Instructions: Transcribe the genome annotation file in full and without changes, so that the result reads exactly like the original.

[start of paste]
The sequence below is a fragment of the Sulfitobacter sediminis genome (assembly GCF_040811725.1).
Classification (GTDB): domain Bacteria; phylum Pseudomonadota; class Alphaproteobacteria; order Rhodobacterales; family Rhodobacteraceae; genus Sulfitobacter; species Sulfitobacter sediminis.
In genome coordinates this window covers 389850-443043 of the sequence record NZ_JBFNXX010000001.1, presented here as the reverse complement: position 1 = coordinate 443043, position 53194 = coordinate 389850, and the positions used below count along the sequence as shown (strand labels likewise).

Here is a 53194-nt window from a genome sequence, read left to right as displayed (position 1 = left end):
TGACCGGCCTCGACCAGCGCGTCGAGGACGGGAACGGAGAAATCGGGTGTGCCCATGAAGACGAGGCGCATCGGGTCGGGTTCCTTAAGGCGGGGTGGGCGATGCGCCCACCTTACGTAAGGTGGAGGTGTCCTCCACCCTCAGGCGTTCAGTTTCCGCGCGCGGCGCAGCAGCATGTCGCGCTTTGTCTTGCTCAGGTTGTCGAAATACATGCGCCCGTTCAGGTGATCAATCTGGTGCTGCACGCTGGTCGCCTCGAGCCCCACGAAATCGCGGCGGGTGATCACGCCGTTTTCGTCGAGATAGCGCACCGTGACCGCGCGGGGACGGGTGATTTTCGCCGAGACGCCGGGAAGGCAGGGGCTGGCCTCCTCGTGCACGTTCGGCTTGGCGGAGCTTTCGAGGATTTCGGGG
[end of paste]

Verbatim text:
The sequence below is a fragment of the Sulfitobacter sediminis genome (assembly GCF_040811725.1).
Classification (GTDB): domain Bacteria; phylum Pseudomonadota; class Alphaproteobacteria; order Rhodobacterales; family Rhodobacteraceae; genus Sulfitobacter; species Sulfitobacter sediminis.
In genome coordinates this window covers 389850-443043 of the sequence record NZ_JBFNXX010000001.1, presented here as the reverse complement: position 1 = coordinate 443043, position 53194 = coordinate 389850, and the positions used below count along the sequence as shown (strand labels likewise).

Here is a 53194-nt window from a genome sequence, read left to right as displayed (position 1 = left end):
TGACCGGCCTCGACCAGCGCGTCGAGGACGGGAACGGAGAAATCGGGTGTGCCCATGAAGACGAGGCGCATCGGGTCGGGTTCCTTAAGGCGGGGTGGGCGATGCGCCCACCTTACGTAAGGTGGAGGTGTCCTCCACCCTCAGGCGTTCAGTTTCCGCGCGCGGCGCAGCAGCATGTCGCGCTTTGTCTTGCTCAGGTTGTCGAAATACATGCGCCCGTTCAGGTGATCAATCTGGTGCTGCACGCTGGTCGCCTCGAGCCCCACGAAATCGCGGCGGGTGATCACGCCGTTTTCGTCGAGATAGCGCACCGTGACCGCGCGGGGACGGGTGATTTTCGCCGAGACGCCGGGAAGGCAGGGGCTGGCCTCCTCGTGCACGTTCGGCTTGGCGGAGCTTTCGAGGATTTCGGGG